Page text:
Starring: Linda Wong, Vicky Lindsay, Annette Haven, Candida Royalle, Lesllie Bovee
Easy Alice is an easy film to pass over. It’s generic title, seemingly low budget and presumably cheap production values render is a “typical grindhouse flick” from the mid 70s, however if one looks beyond its tawdry shell, Easy Alice is easily one of the most complex and underrated features of the golden age of sexually explicit cinema.
Easy Alice emerged from the San Francisco film scene in early 1976, implying that it was most likely shot in mid to late 1975. The cast is entirely of San Francisco origin and the film makes liberal use of infamous S.F. sex dens such as the intersection of Broadway and Columbus. Also, clocking in at a rather long running time for its time of production of 84 minutes and containing a great variety of both indoor and outdoor locations, Easy Alice would seem to be an ambitious, high budget production. However, nothing could be further than the truth.
The production is poor, the microphone and lighting stands make numerous cameos, and at one brief instance a crew member can even be spotted hiding in the corner of a room snapping shots of the carnal action taking place on the bed. In fact, all the hallmarks of a bad production are present in this film yet as it unfolds, we are asked the question:what is the sepaeration between cinema and reality?
Joey Silvera plays Joey, a slightly altered version of himself. He’s a hapless loser who occasionally moonlights in, has no life or day job, but has a girlfriend named Carrol (Linda Wong) who pleads which him to abandon his career in the sex industry. When Joey leaves Carrol for the day to replace an actor (Paul Scariff) who has been too abusive towards a co-star; “they like it rough!” he says, Alice decides to head over to a friend’s house for a day and ends up getting high and into a three-way with none other than a young Annette Haven (billed here as Annette Funette). Meanwhile Joey and the other actor take on the town, but end up getting drunk and milling around North Beach for the night having delirious adventures.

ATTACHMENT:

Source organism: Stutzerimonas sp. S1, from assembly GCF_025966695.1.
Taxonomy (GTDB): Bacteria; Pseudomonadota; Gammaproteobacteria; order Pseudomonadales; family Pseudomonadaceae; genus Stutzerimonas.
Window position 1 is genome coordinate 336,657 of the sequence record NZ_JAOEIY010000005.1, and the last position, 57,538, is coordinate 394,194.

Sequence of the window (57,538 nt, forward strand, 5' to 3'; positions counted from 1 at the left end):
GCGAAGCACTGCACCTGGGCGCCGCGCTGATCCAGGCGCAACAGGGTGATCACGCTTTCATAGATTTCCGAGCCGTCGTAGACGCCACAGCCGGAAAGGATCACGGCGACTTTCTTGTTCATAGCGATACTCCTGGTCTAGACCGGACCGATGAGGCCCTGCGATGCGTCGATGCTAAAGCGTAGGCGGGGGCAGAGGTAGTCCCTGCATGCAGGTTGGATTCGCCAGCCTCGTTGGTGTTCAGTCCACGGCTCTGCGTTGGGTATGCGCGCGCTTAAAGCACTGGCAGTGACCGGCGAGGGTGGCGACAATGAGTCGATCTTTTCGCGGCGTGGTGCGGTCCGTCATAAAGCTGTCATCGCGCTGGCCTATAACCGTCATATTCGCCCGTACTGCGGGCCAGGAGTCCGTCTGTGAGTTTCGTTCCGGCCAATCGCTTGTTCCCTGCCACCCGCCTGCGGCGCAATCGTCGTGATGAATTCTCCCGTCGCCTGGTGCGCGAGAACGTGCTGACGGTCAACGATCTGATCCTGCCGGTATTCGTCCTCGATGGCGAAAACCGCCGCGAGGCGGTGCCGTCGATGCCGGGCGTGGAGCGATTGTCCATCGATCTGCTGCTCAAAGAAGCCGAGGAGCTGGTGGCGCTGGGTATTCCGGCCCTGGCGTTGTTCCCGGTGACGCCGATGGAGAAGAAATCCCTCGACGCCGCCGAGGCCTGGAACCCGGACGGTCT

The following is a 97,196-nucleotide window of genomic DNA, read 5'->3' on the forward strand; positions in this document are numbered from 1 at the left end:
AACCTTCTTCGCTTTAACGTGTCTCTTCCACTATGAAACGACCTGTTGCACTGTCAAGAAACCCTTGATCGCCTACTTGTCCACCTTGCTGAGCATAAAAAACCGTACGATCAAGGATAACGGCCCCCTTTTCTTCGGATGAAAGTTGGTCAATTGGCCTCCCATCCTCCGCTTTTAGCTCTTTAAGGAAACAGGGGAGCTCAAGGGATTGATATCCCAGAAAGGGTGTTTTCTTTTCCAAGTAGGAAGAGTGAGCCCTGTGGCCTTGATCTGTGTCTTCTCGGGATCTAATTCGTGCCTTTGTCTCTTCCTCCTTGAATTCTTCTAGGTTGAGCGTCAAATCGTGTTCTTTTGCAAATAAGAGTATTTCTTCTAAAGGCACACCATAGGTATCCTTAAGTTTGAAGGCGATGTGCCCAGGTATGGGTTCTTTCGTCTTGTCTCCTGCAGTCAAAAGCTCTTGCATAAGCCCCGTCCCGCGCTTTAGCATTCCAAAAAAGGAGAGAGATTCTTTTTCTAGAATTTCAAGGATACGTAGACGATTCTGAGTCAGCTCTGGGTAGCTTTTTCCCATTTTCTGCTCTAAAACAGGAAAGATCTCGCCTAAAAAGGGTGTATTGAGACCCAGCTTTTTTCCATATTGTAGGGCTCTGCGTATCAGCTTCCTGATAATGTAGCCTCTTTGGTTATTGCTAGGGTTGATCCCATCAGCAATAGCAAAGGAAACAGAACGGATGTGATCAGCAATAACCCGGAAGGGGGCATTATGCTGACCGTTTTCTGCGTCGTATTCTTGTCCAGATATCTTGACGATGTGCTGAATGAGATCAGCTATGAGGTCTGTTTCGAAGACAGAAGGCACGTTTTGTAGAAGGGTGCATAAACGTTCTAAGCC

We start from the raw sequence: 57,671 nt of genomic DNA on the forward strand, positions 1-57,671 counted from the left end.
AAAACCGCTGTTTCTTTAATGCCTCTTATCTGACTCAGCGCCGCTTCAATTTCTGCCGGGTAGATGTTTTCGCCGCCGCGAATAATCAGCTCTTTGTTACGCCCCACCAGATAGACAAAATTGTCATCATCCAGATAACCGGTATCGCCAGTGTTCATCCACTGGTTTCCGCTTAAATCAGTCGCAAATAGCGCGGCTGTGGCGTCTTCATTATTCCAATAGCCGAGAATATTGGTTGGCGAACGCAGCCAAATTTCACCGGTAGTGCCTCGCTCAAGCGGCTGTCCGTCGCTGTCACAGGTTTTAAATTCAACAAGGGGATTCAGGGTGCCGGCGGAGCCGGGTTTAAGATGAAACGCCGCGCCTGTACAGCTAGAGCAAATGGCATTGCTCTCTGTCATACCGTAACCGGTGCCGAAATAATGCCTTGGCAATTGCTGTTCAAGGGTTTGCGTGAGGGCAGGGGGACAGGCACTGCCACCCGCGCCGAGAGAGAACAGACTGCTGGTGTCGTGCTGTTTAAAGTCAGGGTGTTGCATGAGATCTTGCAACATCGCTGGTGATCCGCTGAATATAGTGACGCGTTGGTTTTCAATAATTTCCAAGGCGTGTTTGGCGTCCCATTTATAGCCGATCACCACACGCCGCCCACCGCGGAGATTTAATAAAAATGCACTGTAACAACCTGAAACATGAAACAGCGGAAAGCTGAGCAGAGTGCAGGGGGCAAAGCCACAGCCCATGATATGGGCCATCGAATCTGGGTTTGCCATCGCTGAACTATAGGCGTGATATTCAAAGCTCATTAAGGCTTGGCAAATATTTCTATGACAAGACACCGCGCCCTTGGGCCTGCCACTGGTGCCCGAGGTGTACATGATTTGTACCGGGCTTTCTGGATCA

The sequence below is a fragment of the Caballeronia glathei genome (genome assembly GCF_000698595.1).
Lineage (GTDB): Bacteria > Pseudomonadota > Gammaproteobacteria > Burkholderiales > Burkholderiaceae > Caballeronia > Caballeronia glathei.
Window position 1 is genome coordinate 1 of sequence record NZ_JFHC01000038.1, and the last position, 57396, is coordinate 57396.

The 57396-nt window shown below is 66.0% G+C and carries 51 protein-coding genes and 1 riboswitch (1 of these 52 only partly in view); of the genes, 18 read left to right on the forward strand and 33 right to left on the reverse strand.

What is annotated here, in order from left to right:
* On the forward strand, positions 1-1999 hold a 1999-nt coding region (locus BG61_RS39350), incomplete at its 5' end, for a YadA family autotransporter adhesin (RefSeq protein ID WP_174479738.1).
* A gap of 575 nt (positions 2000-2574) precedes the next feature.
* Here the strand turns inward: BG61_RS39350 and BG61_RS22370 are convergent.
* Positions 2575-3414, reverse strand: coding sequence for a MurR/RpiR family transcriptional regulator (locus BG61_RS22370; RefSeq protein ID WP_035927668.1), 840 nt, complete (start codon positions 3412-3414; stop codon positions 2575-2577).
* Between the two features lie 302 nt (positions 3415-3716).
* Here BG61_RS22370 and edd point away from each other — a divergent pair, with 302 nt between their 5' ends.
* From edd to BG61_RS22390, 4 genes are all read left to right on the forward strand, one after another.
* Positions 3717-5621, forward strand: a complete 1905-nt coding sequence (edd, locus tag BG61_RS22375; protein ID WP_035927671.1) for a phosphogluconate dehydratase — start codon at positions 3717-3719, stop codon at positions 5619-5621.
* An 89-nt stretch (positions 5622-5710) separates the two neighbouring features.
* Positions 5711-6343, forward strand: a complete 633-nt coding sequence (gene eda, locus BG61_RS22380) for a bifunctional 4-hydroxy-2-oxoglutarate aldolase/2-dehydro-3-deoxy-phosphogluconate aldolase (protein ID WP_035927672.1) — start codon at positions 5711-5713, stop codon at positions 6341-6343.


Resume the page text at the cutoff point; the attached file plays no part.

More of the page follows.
Easy Alice is one of many hardcore films which is critical of porn, but unlike most such films, Easy Alice takes a humanistic look at the people involved in the films rather than commenting on their morality. Alice examines the hopelessness and abandon of the lives led by performers in porn films, but simultaneously the film is shot with the same sloppiness as its characters live. This gives the film a double entendre of almost exploiting visually what it pities socially.
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